Daniele Destefanis, Alessandro Manello, Edoardo Campanella

Computer Science and Simulation for Economics

Project work on

"Collusion in an oligopolistic market."


The applet requires Java 1.4.1 or higher. It will not run on Windows 95 or Mac OS 8 or 9. Mac users must have OS X 10.2.6 or higher and use a browser that supports Java 1.4. (Safari works, IE does not. Mac OS X comes with Safari. Open Safari and set it as your default web browser under Safari/Preferences/General.) On other operating systems, you may obtain the latest Java plugin from Sun's Java site.

created with NetLogo

view/download model file: oligopolio_ingl.nlogo

This program is a simulation of a little market, where operate only two classes of agents: firms, represented by patches, and consumers, represented by turtles. In this market only one product is available. Consumers can be satisfated or not according to their willingness to pay and to the price at which the firm where they are is selling its product. If they are satisfied, they buy and stop walking. If they aren't, they don't buy and walk around looking for a lower price.
The simulation stop when all persons are happy.

The rules are simple. Every consumer has a willigness to pay: if product price is lower than it, he is happy and he buys (his colour become blue); but if product price is higher tahn his willingness to pay, he is unhappy and he starts walking looking for a cheaper firm (his colour became red).
Every firm has a marginal cost and fixs a product price, which is function of its own demand. Firms cut prices if many of their customers are unhappy.

Start the simulation by clicking setup.
Then, after clicking go, persons start moving and searching lower prices. Not always every consumer becomes happy: in this case, the market is not in equilibrium.
By clicking collude, persons start moving, but all the firms fix an hight homogeneous price, that is 50% higher than the maximum price which would be fixed in a competitive context.
Buttons: Setup resets everything and creates a variable number of turtles that are randomly located
Buttons: Go if clicked, the simulation begins and the turtles start moving.
Buttons: Collude if clicked, the turtles start moving, but firm behaviour is not the same. They make a trust and fix an higher price.
Sliders: On the left of the screen, below setup, go and collude buttons, there are four sliders. They allow the user to manipulate certain parameters.
Switches: On the left of the screen, below buttons and sliders, there are four switches. taht allow the user to choose four conditions that modify the simulation.
Monitors: On the left of the screen there are three monitors. They monitor and shw certain counters and variables.
Plots: On the left of the screen there are two graphs that show the trend of two variables (three in the case of collusion)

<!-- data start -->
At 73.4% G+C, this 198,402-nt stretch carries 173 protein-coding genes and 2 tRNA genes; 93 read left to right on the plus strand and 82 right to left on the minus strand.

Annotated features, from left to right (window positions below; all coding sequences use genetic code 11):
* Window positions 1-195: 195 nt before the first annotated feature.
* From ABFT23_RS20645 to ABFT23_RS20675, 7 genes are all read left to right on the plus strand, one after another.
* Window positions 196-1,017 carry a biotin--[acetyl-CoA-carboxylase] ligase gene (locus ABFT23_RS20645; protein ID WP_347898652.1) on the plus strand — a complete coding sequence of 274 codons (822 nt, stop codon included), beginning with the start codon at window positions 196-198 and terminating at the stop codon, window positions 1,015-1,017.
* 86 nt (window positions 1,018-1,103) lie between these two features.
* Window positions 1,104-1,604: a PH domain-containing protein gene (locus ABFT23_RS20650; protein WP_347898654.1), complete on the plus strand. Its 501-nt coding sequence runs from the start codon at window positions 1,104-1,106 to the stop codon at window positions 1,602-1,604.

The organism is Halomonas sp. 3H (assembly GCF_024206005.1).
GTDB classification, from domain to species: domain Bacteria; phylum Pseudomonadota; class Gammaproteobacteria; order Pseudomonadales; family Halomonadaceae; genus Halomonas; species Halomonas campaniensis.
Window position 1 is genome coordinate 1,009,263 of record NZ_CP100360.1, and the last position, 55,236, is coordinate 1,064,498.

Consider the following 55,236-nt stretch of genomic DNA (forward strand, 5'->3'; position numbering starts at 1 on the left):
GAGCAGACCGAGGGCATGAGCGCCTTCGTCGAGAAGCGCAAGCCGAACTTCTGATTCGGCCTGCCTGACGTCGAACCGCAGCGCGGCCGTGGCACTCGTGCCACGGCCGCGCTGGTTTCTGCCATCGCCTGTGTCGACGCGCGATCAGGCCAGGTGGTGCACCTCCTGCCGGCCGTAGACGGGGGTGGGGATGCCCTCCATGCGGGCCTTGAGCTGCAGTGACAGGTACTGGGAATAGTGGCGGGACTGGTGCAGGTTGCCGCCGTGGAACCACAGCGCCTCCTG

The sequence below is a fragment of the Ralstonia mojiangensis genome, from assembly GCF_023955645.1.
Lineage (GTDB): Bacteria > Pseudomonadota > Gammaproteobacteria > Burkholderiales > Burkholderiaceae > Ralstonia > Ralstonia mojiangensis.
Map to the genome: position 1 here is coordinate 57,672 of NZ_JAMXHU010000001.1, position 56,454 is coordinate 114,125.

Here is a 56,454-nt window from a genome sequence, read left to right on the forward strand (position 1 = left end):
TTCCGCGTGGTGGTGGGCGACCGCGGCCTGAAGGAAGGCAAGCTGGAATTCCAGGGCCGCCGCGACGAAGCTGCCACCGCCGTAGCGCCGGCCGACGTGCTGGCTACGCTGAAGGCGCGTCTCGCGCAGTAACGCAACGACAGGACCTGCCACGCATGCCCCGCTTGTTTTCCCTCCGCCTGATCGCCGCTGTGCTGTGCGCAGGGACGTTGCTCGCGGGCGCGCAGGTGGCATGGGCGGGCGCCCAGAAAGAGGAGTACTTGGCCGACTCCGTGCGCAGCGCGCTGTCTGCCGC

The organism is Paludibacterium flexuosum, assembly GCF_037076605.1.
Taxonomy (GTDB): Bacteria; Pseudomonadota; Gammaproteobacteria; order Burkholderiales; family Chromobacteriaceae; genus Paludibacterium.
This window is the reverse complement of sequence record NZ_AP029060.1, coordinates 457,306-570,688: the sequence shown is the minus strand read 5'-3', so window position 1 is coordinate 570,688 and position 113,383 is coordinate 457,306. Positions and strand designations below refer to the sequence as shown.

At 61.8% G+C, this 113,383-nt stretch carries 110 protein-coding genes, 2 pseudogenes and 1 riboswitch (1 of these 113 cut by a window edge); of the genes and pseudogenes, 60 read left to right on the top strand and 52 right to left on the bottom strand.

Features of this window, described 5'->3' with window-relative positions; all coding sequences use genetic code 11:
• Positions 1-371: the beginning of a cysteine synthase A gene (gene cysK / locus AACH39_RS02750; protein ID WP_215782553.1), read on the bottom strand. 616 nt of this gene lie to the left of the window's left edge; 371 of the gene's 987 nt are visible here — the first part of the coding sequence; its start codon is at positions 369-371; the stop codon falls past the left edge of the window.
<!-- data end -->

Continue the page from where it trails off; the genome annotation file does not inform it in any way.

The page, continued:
Slider num-consumers: you can choose how many turtles populate the market.
Slider num-firms: this program simulate an oligopoly, the number of firms (pathes) on the marker is not large, and varies from 2 to 15.
Slider marginal-cost: we assume that fixed cost are inesistent. You can modify the value and establish it below, above or equal to consumers' willigness to pay.
Slider minimum-willigness-to-pay: you can choose this value. If it is under the marginal cost there is no equilibrium, because there are always unhappy consumers.
Switch different-marginal-cost: if this switch is on the "on", there are firms with different marginal costs which are obtained by multiplying the value of the marginal cost choosed by the user by a random float number from 0 to 2
Swich limit-speed: if it is on, the speed of the agents's interaction is slowed down to make it easier for the user to observe the simulation.
Swich consumer-differentation: if on the "on", consumers are shared in two types, one with a high willigness to pay (double of the value choosed by the homonymous slider), the other with a low willigness to pay (the same value choosed by the slider).
Switch collusion-breaking: if on the "on", after 5 rounds each firm can break the collusion trust. A firm breaks collusion if its market price is smaller than 60% of colluded market price price.

You can run the model with the following settings:

a) Bertrand duopoly:
different-marginal-cost OFF
different-willigness-to-pay OFF
Clicking on GO after only one round the sistem go to equilibrium.

b) Oligopoly:
different-marginal-cost OFF
different-willigness-to-pay OFF
Clicking on GO after a little number of round the sistem goes to equilibrium; if the number of firms rises, the simulation goes to equilibrium more quickly. If the number of consumers rises, the equilibrium is more difficult to be reached.
If the switches are on "On", all is more dependent on the casual distribution of consumers.

c) Collusion:
different-marginal-cost OFF
different-willigness-to-pay OFF
collusion-breaking OFF
Clicking on COLLUDE firms choose an high price, and often all the consumers became unhappy. If the collusion-breaking is on "ON", after 5 rounds prices decrease and the number of happy consumers increases.

It's possible to make the collusion rules more complicated. In this program every firm chooses a collusion price that is the 150% of the highest price on the market. If the collusion rules become more complicated, also results could become more real.

Wilensky, U. (1997). NetLogo Party model. http://ccl.northwestern.edu/netlogo/models/Party. Center for Connected Learning and Computer-Based Modeling, Northwestern University, Evanston, IL.